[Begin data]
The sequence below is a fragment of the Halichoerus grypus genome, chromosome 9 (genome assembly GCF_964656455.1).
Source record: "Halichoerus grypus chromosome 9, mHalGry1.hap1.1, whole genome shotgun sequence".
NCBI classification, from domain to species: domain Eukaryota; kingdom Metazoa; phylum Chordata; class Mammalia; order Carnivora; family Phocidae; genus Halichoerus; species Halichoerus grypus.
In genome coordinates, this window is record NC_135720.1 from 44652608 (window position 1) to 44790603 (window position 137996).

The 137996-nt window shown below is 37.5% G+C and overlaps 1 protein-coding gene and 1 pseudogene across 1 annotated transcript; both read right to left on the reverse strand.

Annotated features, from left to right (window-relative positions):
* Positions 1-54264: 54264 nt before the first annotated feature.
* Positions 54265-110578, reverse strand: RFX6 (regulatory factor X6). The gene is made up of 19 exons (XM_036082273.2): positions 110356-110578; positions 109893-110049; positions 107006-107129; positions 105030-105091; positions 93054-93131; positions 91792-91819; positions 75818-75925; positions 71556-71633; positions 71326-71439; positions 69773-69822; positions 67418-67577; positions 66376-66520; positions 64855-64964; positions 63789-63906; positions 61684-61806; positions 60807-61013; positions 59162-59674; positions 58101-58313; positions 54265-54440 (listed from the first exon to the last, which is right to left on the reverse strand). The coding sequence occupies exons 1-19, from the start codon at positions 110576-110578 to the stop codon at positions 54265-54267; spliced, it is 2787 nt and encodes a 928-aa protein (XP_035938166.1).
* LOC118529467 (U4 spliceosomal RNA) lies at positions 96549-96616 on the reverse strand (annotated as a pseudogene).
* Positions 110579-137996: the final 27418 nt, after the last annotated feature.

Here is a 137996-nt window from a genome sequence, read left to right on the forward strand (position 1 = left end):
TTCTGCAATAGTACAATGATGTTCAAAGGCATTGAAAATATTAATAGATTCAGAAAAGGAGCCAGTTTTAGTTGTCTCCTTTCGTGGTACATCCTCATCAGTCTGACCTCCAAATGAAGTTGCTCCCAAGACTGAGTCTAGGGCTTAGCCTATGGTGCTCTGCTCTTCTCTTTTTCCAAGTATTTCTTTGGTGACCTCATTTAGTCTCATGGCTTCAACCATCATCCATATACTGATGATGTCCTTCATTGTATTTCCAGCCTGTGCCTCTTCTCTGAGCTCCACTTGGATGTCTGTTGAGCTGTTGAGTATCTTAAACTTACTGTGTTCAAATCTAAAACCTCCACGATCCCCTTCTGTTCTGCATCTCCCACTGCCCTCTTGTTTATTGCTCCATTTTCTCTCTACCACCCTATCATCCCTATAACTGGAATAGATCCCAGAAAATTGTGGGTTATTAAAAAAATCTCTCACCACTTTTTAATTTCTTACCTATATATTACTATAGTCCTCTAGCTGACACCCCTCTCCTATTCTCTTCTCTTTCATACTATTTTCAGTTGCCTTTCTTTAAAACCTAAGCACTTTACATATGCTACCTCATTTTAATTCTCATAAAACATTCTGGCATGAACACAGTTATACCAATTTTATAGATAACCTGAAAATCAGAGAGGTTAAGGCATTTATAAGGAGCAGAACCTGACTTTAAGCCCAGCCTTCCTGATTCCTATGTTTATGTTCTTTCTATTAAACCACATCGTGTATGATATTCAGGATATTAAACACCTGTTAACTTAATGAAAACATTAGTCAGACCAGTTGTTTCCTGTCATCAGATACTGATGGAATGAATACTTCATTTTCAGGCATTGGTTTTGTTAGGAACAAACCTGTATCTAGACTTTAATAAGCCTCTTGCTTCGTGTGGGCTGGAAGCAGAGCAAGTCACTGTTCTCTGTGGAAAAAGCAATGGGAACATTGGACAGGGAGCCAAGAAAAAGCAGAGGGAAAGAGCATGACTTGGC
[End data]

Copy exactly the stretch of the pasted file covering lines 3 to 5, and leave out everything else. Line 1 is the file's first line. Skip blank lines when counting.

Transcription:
NCBI classification, from domain to species: domain Eukaryota; kingdom Metazoa; phylum Chordata; class Mammalia; order Carnivora; family Phocidae; genus Halichoerus; species Halichoerus grypus.
In genome coordinates, this window is record NC_135720.1 from 44652608 (window position 1) to 44790603 (window position 137996).

The 137996-nt window shown below is 37.5% G+C and overlaps 1 protein-coding gene and 1 pseudogene across 1 annotated transcript; both read right to left on the reverse strand.